Keeping 6, Rock Point, Book One
Bookstore owner Kerry Emerson finally seems to be back in control of her life.
Her failure of a marriage firmly in her rearview mirror and her recent business expansion a success, she is in charge of her own future. One that is looking better than ever.
The sight of the tall man, with the familiar salt and pepper goatee pushing open the door of her store, sets her hair on end. He doesn’t exactly bring good memories.
FBI Special Agent in Charge Damian Gomez is just looking for a decent cup of coffee when he walks into the small store offering books and brew. The pretty, feisty woman behind the counter is an unexpected surprise. Not at all unpleasant, especially since her finger that used to hold a wedding ring is now bare.
Her wild hair, boho style and silvery grey eyes suddenly hold a lot of promise.
But when his office is pulled into an international investigation into the trafficking of rare books and manuscripts, the straight-laced SAC realizes he has to keep his distance from the woman who might well be involved.
Easier said than done, since fate seems determined to throw them together.
My head whips around at the sound of a woman’s voice.
It’s been a long-ass morning already with meetings I would’ve loved to have avoided. Since being put in charge of the Durango field office, it seems I spend more time in meetings than working in the field. I swear each week there are new task forces put together, and I can barely keep up. I stepped out of the office for a much-needed break to find that the coffee shop around the corner had a sign plastered on the door stating they were closed due to a family emergency. Desperate for my caffeine fix, I kept walking and bumped into Kerry’s Korner: Books & Brew. Something about the name is familiar. I push the door, which opens with the ring of a bell, when I hear her voice.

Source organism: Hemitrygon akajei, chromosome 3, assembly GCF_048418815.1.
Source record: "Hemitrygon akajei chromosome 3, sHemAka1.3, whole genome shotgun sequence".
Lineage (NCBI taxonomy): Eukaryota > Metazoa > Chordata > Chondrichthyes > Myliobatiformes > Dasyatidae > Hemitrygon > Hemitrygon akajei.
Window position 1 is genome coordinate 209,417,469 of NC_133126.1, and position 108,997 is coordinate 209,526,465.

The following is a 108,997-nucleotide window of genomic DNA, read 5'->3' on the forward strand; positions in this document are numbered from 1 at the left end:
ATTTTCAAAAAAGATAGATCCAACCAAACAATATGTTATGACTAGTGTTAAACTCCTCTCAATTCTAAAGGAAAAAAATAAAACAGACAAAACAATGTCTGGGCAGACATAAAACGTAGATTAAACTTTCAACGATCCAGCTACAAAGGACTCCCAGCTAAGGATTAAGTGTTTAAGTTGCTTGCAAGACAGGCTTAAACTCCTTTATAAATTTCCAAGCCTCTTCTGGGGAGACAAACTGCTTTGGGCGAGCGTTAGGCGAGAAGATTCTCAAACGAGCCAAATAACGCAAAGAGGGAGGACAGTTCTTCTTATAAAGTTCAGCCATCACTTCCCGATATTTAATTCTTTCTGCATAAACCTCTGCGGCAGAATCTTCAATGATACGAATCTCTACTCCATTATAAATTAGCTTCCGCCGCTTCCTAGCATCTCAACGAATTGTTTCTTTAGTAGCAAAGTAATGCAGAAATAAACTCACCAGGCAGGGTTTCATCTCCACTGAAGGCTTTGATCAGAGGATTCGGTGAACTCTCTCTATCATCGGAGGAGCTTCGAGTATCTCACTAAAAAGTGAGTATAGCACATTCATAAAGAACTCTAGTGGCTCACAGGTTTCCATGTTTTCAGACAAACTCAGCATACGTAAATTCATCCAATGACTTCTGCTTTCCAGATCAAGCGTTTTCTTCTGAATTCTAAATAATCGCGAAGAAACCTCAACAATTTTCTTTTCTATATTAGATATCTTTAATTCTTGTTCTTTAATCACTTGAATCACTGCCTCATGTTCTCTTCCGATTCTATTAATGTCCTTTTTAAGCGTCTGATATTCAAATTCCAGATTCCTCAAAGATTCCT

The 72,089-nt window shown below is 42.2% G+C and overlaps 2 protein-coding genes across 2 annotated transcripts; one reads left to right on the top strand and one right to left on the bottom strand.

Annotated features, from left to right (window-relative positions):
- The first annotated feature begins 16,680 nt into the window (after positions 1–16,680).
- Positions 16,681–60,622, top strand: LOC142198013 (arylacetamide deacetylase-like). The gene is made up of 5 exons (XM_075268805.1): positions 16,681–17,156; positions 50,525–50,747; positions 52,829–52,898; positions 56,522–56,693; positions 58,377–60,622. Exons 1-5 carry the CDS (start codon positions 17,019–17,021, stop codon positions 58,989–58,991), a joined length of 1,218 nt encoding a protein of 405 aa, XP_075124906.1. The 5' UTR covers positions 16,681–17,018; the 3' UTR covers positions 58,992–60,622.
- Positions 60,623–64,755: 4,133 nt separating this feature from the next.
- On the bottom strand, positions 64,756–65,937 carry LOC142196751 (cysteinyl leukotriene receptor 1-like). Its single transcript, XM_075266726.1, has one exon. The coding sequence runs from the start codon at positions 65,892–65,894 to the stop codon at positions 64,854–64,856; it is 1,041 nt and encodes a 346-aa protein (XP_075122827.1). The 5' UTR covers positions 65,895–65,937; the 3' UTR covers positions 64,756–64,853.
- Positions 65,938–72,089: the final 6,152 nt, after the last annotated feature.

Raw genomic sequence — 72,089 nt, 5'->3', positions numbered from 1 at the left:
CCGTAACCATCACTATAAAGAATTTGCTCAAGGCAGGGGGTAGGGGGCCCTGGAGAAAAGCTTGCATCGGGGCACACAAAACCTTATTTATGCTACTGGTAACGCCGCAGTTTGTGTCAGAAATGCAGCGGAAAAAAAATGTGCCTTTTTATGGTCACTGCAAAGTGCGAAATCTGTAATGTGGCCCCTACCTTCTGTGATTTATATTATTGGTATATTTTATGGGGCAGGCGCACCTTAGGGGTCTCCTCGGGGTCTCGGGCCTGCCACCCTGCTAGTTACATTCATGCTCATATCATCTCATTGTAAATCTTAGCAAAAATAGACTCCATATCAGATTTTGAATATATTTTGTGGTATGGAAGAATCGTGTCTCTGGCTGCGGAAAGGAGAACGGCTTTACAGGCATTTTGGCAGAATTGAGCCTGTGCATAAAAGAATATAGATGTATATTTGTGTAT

She’s pretty. The woman behind the counter looks like a seventies flower child, with wild, dirty blonde hair, some kind of flowy top leaving her collarbones and a goodly amount of cleavage exposed, and a pixie face. Something about her is familiar, and it appears she knows me, too. Fuck if I can’t place her.
“Got me at a disadvantage, sweets,” I tell her with a shrug.
“You’re FBI,” she says, propping her hands on her nicely rounded hips. “I remember you.”
I look at her a little closer. Not a hardship, there’s a lot to check out. Those pale gray eyes trigger a memory. “You’re Kimeo’s girl,” I say, remembering the case a few years ago when I first saw her for the briefest of moments. A case long since put to rest, but not before this woman was snatched and roughed up before we got to her. We’d been called in by Gus Flemming, a friend of mine who owns an investigation and security company in Cedar Tree. Kimeo, the wife of one of Gus’s guys, found herself in the middle of shady land deals and this woman, her best friend, had been kidnapped to ensure her silence. I may not have remembered her name until I saw her standing behind the counter of Kerry’s Korner, but I sure as hell remember her. I also remember the wedding ring on her finger, which is why I didn’t bother looking twice at the time.
The hands resting on her hips no longer sport that wedding ring, just a large knuckle ring on the middle finger of her left hand as a sort of fuck you to the world. I bet she flips that bird easily, judging by the attitude she throws off. I like it.